From Spirituals to Hip Hop:
American Music of the African Diaspora
(MUS 113)
SUNY Broome Department of Music
and Theater Arts
Dr. Julia Grella O’Connell

  • The Stare’s Nest By My Window

    A stare is a common starling. The Stare’s Nest by my Window(William Butler Yeats) The bees build in the crevicesOf loosening masonry, and thereThe mother birds bring grubs and flies.My wall is loosening; honey-bees,Come build in the empty house of the stare. We are closed in, and the key is turnedOn our uncertainty; somewhereA man […]

  • Way Up North in Dixie

    “Dixie,” or “Dixieland,” are names used to refer to the American South. The song “(I Wish I Was In) Dixie’s Land,” more commonly known just as “Dixie,” was written in 1859 and published by a white blackface entertainer named Daniel Emmett. However, the book Way Up North in Dixie: A Black Family’s Claim to the […]

  • Soul and the City

    In the late 1960s and early 1970s, soul began to address the social and economic problems that faced Black Americans in the (mostly Northern) cities. The textual emphasis on this new wave of soul moved away from the genre’s earlier optimism, instead highlighting dystopian urban visions. This iteration of soul was, in a sense, a […]

  • Intersectionality: Beyoncé Feminism

    “When the Levee Breaks,” Memphis Minnie and Kansas Joe McCoy (1929): “When the Levee Breaks,” Led Zeppelin, 1971: Beyoncé samples the Zeppelin version in “Don’t Hurt Yourself,” off Lemonade (2016): She also samples a 1962 speech by Malcolm X: In the official video for “Formation,” we see what happens when the levee actually breaks: Beyoncé […]

  • The Sadness of the New World

    In 1893, Dvorak and his family traveled from New York to Chicago by train to visit the World’s Fair. From Chicago, they went to Spillville, Iowa, a farming community of Czech immigrants. While in Spillville, Dvorak met and heard the music of Native Americans for the first time. As his son described it, they were: […]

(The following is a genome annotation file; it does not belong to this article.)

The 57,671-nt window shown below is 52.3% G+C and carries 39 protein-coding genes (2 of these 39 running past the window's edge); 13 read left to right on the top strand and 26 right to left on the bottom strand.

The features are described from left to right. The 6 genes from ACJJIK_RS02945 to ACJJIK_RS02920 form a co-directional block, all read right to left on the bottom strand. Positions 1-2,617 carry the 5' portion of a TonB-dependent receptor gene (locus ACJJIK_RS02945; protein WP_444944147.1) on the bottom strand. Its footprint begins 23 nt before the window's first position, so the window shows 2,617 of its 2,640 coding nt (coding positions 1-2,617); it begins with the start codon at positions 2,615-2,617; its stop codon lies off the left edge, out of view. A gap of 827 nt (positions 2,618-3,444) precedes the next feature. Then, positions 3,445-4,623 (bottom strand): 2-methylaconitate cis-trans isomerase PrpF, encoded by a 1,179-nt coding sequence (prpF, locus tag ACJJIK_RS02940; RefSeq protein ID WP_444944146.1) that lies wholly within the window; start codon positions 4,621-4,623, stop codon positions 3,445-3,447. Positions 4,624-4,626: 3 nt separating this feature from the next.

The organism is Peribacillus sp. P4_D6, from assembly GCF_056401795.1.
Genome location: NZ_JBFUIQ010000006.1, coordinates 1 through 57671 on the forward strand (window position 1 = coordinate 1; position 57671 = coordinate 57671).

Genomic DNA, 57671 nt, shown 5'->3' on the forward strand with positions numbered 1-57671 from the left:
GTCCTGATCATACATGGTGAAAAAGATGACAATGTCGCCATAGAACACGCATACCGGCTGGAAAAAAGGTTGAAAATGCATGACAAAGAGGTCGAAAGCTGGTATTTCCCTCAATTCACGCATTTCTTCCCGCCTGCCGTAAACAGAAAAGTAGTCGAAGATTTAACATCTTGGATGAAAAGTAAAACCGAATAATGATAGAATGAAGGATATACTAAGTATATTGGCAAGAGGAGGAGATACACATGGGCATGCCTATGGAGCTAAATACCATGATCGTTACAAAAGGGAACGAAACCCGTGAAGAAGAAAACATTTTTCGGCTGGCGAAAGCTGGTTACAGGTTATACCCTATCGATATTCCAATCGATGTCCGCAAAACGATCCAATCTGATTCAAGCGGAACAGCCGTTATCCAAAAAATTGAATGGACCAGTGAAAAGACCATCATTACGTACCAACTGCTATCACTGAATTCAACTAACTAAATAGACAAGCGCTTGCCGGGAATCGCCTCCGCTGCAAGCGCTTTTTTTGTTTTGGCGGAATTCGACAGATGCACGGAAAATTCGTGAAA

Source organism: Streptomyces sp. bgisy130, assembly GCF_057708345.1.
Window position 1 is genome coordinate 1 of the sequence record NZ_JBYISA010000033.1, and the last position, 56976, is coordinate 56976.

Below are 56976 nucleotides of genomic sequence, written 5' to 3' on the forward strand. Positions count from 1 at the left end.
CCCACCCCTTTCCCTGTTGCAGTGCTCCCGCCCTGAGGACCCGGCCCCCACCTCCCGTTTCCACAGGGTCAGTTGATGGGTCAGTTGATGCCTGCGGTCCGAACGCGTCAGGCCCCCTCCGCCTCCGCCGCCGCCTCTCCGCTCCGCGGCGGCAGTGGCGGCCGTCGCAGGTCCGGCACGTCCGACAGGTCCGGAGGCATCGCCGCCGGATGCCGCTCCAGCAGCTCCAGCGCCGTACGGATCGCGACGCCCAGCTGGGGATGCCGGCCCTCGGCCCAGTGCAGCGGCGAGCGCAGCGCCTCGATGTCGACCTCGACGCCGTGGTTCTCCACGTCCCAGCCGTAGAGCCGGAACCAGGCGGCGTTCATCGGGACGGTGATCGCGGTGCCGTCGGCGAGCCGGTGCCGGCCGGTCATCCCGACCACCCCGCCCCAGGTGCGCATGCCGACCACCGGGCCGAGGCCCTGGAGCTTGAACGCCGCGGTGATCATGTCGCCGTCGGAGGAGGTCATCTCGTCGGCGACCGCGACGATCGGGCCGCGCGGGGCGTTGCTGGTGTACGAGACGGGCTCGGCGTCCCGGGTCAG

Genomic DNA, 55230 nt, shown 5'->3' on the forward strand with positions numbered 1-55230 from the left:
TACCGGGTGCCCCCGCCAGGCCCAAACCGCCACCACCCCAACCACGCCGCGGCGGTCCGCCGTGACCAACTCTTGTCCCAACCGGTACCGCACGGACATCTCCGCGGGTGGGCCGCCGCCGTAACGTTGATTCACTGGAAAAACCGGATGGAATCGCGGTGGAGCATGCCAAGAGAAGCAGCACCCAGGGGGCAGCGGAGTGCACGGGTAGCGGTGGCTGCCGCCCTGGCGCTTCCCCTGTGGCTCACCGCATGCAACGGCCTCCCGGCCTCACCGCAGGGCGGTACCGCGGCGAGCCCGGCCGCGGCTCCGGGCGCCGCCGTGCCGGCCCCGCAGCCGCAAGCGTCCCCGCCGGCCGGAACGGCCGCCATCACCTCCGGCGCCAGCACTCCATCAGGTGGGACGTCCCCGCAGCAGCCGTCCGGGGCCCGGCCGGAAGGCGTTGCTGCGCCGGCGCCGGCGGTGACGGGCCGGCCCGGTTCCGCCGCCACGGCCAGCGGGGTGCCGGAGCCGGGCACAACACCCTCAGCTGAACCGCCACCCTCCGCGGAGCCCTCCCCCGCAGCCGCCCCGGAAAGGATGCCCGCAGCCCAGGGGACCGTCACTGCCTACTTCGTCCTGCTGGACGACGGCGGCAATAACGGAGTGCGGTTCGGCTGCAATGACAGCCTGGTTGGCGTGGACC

• A Partial Crack Playlist

    Although crack sales and addiction were ramping up in 1983, when Grandmaster Flash and Melle Mel recorded this song, they’re referring to the powder cocaine of the 1970s, not to rock cocaine (crack). Note that Melle Mel portrays a Baron Samedi-like character in the video. “Dopeman,” N.W.A., 1988 Too Short, “The Ghetto,” 1990, which draws […]

  • Classically Black: #TakeTwoKnees

    TW/CW: disturbing imagery of Transatlantic slave trade and police brutality. After the murder of George Floyd in May 2020, Anthony McGill, the principal clarinetist of the New York Philharmonic (and the only African-American principal in that illustrious orchestra), recorded himself in his living room playing a mournful, mixed-tonality version of “America the Beautiful,” and posted […]

  • Lush Life

    [This post was written by student Zerin Jamal as her final project for this class in Spring 2020. All text (c) Zerin Jamal.] William (referred to as Billy) Thomas Strayhorn was best recognized for being Duke Ellington’s collaborator and for working with Ellington to produce many classics, such as “Take The ‘A’ Train,” “Chelsea Bridge” […]

  • The Blues Mode and 12-Bar Form (examples)

    A collection of some of the musical examples referred to by Peter van der Merwe in your reading. As you listen, think about the similarities in these musics from across cultures. What makes them blues or blues-like? Charley Patton, “Tom Rushen Blues”. You’ll be reading more about Charley Patton later. For the moment, pay attention […]

  • Gullah/Geechee Resources

    The coast of South Carolina was the port of entry for more than two-thirds of the Africans brought to America as slaves. The wealth of the state, and of its capitol city, Charleston, was built on slavery. Charleston was known as the “Cradle of the Confederacy,” and the first shots in the Civil War were […]